Academia Stack Exchange is a question and answer site for academics and those enrolled in higher education. Join them; it only takes a minute:

Sign up
Here's how it works:
  1. Anybody can ask a question
  2. Anybody can answer
  3. The best answers are voted up and rise to the top

The Main problem is university registration as the process is vital to enroll as a PhD student, so that I can submit my thesis and defend it. Administrative issues here in Germany have prevented me from completing the registration process because I am an overseas student and some issues to do with deadlines.

Some good news are have published three papers as first author in leading journals and written the thesis work as well.

Is it a good idea to dump this registration process and take another PhD or should I apply for industry jobs? Note that I am not committed to staying in academia.

share|improve this question
7  
Your question confuses me. Are you asking whether you should give up on your half-written thesis based on what sounds like a formality? If so, the answer is no, but then I am also not sure why you are even asking. – xLeitix May 17 '14 at 11:11
7  
So you are saying you did not manage to get the registration process done in three years? That does sound serious, but the we will certainly need more information about what the actual problem is (immigration issues, legal issues, lacking support from faculty, etc.) to give advice. Please edit your question accordingly. – xLeitix May 17 '14 at 12:25
7  
I deleted my comments because I'm lost here. OP is in a 'PhD program' but does not have an advisor and is not a registered student, he's not a freelance researcher neither. I have never heard of such a situation although it's apparently not surprising to some. – Cape Code May 17 '14 at 13:43
2  
@Jigg: Being a grad student and being a researcher in Germany are parallel processes; see my response below. – aeismail May 17 '14 at 18:04
3  
@aeismail: I have no doubt you could be right, but since we don't know exactly what happened, nor whether there is a problem that can be corrected, the question remains meaningless. A future user of the site won't be able to know whether this question applies to his situation. Equally, the advice that you gave, (talking to his advisor) might or might not be the most appropriate. Maybe the relationship with him is already strained, maybe it's not his business, or it's not within his power to solve the problem. – Quora Feans May 18 '14 at 17:20

For the benefit of the wider audience, a little background into the German PhD system is in order.

  • Researchers after the master's level are hired as Wissenschaftliche Mitarbeiter (researchers, literally "academic personnel"), and work for the individual research groups as half- or full-time employees, with the commensurate salary and benefits.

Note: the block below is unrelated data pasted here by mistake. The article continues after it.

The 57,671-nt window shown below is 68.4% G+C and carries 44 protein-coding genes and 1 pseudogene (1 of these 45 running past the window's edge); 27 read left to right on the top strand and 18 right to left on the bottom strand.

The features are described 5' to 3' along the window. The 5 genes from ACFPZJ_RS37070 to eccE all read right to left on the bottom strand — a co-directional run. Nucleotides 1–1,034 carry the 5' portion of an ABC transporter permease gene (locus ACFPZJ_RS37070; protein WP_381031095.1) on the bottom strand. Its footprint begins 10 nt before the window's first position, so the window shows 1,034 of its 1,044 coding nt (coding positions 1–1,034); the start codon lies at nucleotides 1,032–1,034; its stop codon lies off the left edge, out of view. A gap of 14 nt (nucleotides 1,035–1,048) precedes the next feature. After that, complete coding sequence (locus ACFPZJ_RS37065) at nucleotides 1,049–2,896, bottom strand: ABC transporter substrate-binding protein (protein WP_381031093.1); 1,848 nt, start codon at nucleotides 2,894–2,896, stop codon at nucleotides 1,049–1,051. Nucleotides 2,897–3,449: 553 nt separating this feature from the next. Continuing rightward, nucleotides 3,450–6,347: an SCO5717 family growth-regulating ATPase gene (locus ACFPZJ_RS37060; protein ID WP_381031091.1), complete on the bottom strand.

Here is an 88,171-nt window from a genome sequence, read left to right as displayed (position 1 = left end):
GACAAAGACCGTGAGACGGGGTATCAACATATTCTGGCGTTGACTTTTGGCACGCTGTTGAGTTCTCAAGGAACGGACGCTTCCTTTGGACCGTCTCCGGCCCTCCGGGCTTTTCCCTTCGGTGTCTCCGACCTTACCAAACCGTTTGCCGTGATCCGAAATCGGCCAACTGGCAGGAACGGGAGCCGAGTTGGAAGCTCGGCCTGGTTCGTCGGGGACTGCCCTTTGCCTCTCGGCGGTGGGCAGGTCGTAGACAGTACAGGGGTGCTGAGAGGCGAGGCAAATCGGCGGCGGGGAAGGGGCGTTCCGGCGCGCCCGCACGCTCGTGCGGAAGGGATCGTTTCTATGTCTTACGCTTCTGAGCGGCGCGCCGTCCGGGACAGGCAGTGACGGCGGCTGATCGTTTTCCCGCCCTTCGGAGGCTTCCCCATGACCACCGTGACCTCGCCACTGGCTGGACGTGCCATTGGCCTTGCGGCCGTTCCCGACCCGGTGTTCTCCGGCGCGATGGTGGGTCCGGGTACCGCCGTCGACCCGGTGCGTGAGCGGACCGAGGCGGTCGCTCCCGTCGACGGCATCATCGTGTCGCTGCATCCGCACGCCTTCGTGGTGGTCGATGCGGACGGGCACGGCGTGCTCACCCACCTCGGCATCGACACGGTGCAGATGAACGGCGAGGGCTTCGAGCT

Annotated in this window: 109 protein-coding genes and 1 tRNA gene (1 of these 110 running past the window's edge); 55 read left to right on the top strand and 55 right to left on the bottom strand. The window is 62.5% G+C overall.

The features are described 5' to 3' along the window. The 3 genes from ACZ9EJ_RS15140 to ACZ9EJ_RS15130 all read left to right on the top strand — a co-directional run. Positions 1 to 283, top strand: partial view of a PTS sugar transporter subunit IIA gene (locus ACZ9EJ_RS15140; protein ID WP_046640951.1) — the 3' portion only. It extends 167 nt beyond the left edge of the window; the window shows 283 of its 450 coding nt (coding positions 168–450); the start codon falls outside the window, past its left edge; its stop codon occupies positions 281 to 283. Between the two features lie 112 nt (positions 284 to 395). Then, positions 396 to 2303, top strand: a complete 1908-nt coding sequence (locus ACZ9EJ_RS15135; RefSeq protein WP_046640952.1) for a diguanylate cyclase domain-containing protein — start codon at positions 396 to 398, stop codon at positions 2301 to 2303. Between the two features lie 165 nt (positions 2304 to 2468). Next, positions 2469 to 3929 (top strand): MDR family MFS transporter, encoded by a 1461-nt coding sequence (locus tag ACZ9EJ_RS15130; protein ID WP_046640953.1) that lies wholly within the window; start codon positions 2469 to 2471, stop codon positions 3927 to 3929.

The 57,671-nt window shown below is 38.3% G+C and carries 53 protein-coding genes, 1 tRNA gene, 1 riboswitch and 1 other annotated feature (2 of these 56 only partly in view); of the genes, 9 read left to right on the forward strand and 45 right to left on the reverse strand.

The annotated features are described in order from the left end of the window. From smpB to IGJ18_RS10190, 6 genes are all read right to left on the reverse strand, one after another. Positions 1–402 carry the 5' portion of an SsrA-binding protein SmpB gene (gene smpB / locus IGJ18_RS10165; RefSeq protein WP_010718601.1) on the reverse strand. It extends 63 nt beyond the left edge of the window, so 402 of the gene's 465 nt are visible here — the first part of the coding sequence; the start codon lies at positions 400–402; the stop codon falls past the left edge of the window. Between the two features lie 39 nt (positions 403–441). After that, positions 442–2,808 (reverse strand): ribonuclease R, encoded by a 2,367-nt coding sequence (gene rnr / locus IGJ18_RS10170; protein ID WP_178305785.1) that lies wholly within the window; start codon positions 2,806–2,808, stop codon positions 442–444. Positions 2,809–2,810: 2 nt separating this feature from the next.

• In parallel, students are expected to register as doctoral students (Zulassung). Such a process will typically involve some classwork for international students, particularly those studying in engineering fields (and those with degrees other than the area they're now studying). One of the forms to be filled out in this process is the Betreuungsbestätigung, which is a commitment by the signer to be the candidate's advisor.

Normally, deadlines are deadlines; however, if there are mitigating circumstances, many departments will allow the advisor to petition for exceptions to be made. Given that you've made good research progress, it would seem reasonable that your advisor would want to ensure that you get your PhD. So, before doing anything else, talk to your advisor.

share|improve this answer
1  
Your answer makes the question clearer. The first category seems to be some sort of post-master research staff. The second category seems to be a PhD program. In the case of the 1st category, I assume the OP has a supervisor (or similar role). Does he have an advisor in that case? Your answer seems to suggest that he does have an advisor. Would you clarify? – scaaahu May 18 '14 at 1:42
    
That's done in the second step. See above revision. – aeismail May 18 '14 at 6:48

If possible try to stick with finishing the PhD. You are almost there.

Try to find some legal advisor to help you with the issues. Some universities may even offer free legal help and have persons acting as ombudsman.

Finding good job opportunities will not be an issue in any case.

share|improve this answer
3  
The OP is not officially in the student list. I am not sure what finishing the PhD means. If the university does not recognise the OP as a student, how and why would they offer free legal help? – scaaahu May 17 '14 at 12:33
    
Finishing means writing and defending PhD thesis. At some universities the Law cathedra, in order to give practical work for their students, offers some kind of services to public. This is for free and just to give advices&options that persons in need may pursue further. – qoobit May 17 '14 at 13:39
3  
@qoobit But it's not clear that OP has actually even started a PhD. Yeah, he's done some research and published some papers, but that doesn't make him a PhD student. – JeffE May 17 '14 at 16:15
1  
@JeffE: The OP has clearly been trying to become a PhD student, but somehow the process hasn't gone the way it's supposed to. – aeismail May 18 '14 at 6:49
    
'Finding good job opportunities will not be an issue in any case' on what basis can you say this? – Cape Code May 19 '14 at 12:17

Your Answer

 
discard

By posting your answer, you agree to the privacy policy and terms of service.

Not the answer you're looking for? Browse other questions tagged or ask your own question.